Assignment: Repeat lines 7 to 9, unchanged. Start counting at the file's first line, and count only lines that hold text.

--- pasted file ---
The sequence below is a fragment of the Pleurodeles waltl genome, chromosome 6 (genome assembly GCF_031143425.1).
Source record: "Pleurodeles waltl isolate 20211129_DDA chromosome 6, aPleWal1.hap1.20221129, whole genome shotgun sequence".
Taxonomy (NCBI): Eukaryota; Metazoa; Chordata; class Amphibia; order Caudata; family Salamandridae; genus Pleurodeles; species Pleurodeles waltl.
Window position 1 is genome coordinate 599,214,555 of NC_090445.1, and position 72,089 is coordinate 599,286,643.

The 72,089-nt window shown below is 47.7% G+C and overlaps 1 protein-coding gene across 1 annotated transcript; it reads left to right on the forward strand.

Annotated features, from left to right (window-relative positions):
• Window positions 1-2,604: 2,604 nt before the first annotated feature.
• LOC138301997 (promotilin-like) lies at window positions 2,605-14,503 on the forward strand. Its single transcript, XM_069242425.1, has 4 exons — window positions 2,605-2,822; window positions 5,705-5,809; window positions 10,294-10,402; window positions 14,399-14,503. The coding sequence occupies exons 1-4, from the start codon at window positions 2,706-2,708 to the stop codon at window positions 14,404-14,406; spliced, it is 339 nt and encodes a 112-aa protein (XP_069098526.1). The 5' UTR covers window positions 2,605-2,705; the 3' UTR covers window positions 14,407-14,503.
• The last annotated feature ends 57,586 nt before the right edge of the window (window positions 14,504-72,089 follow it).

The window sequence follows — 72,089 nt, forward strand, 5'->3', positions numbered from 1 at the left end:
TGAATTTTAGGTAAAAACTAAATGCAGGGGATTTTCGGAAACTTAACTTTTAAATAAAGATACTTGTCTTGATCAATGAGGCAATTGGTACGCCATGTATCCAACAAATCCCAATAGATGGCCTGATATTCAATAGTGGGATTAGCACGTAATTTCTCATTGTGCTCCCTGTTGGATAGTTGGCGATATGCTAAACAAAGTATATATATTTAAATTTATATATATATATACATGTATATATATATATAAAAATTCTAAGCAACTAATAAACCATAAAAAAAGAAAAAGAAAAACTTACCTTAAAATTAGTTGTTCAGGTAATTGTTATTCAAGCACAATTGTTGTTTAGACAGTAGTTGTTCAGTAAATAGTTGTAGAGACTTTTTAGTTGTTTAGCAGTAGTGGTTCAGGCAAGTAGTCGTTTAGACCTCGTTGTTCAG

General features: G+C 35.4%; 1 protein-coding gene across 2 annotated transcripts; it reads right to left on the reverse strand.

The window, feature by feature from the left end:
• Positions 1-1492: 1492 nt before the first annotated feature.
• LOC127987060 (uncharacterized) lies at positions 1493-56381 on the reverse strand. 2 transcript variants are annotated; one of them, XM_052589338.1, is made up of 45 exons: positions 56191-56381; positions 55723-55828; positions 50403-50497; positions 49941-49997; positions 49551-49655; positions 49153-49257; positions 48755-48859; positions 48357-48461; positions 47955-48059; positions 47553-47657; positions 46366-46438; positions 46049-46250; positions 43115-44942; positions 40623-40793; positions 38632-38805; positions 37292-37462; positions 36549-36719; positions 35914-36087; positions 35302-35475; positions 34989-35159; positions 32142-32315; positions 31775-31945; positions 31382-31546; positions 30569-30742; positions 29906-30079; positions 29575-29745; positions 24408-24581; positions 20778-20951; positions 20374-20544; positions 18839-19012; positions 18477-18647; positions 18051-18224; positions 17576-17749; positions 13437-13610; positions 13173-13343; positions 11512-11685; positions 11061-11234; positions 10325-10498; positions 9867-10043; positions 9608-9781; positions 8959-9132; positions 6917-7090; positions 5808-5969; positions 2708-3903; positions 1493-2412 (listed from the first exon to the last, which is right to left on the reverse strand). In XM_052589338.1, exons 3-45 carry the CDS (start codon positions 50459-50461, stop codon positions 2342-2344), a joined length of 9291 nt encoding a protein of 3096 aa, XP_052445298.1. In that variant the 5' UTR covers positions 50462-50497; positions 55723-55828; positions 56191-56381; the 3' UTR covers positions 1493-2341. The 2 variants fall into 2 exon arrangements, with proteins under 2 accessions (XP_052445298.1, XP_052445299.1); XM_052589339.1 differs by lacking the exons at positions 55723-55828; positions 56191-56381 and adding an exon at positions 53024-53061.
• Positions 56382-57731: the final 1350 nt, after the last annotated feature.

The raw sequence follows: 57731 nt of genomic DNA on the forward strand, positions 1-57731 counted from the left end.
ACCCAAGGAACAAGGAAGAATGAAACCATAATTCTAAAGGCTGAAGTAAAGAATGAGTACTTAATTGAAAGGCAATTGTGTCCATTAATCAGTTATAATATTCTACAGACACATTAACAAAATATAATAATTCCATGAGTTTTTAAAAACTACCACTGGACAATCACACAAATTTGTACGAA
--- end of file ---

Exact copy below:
• Window positions 1-2,604: 2,604 nt before the first annotated feature.
• LOC138301997 (promotilin-like) lies at window positions 2,605-14,503 on the forward strand. Its single transcript, XM_069242425.1, has 4 exons — window positions 2,605-2,822; window positions 5,705-5,809; window positions 10,294-10,402; window positions 14,399-14,503. The coding sequence occupies exons 1-4, from the start codon at window positions 2,706-2,708 to the stop codon at window positions 14,404-14,406; spliced, it is 339 nt and encodes a 112-aa protein (XP_069098526.1). The 5' UTR covers window positions 2,605-2,705; the 3' UTR covers window positions 14,407-14,503.
• The last annotated feature ends 57,586 nt before the right edge of the window (window positions 14,504-72,089 follow it).